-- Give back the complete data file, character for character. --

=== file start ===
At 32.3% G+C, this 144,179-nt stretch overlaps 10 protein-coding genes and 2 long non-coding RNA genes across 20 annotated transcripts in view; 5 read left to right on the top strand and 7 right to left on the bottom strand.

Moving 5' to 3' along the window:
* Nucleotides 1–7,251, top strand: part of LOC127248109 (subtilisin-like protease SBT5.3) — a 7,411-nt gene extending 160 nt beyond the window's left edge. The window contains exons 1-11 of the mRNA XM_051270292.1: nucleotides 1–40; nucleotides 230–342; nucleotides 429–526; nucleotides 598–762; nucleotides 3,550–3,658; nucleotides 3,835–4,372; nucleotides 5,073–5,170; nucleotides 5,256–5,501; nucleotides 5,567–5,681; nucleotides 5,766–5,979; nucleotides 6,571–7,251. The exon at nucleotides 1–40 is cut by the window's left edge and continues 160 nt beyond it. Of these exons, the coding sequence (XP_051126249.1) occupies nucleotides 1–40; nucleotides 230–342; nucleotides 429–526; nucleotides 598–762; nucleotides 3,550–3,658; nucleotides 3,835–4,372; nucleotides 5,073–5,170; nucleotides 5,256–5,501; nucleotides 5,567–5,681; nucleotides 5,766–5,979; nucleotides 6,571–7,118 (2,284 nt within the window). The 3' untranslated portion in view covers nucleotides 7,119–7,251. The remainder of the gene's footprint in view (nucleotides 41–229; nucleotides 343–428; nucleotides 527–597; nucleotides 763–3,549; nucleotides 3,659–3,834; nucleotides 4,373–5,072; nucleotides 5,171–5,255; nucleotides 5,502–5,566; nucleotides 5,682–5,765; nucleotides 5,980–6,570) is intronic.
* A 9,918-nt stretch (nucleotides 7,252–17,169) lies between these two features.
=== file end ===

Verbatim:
At 32.3% G+C, this 144,179-nt stretch overlaps 10 protein-coding genes and 2 long non-coding RNA genes across 20 annotated transcripts in view; 5 read left to right on the top strand and 7 right to left on the bottom strand.

Moving 5' to 3' along the window:
* Nucleotides 1–7,251, top strand: part of LOC127248109 (subtilisin-like protease SBT5.3) — a 7,411-nt gene extending 160 nt beyond the window's left edge. The window contains exons 1-11 of the mRNA XM_051270292.1: nucleotides 1–40; nucleotides 230–342; nucleotides 429–526; nucleotides 598–762; nucleotides 3,550–3,658; nucleotides 3,835–4,372; nucleotides 5,073–5,170; nucleotides 5,256–5,501; nucleotides 5,567–5,681; nucleotides 5,766–5,979; nucleotides 6,571–7,251. The exon at nucleotides 1–40 is cut by the window's left edge and continues 160 nt beyond it. Of these exons, the coding sequence (XP_051126249.1) occupies nucleotides 1–40; nucleotides 230–342; nucleotides 429–526; nucleotides 598–762; nucleotides 3,550–3,658; nucleotides 3,835–4,372; nucleotides 5,073–5,170; nucleotides 5,256–5,501; nucleotides 5,567–5,681; nucleotides 5,766–5,979; nucleotides 6,571–7,118 (2,284 nt within the window). The 3' untranslated portion in view covers nucleotides 7,119–7,251. The remainder of the gene's footprint in view (nucleotides 41–229; nucleotides 343–428; nucleotides 527–597; nucleotides 763–3,549; nucleotides 3,659–3,834; nucleotides 4,373–5,072; nucleotides 5,171–5,255; nucleotides 5,502–5,566; nucleotides 5,682–5,765; nucleotides 5,980–6,570) is intronic.
* A 9,918-nt stretch (nucleotides 7,252–17,169) lies between these two features.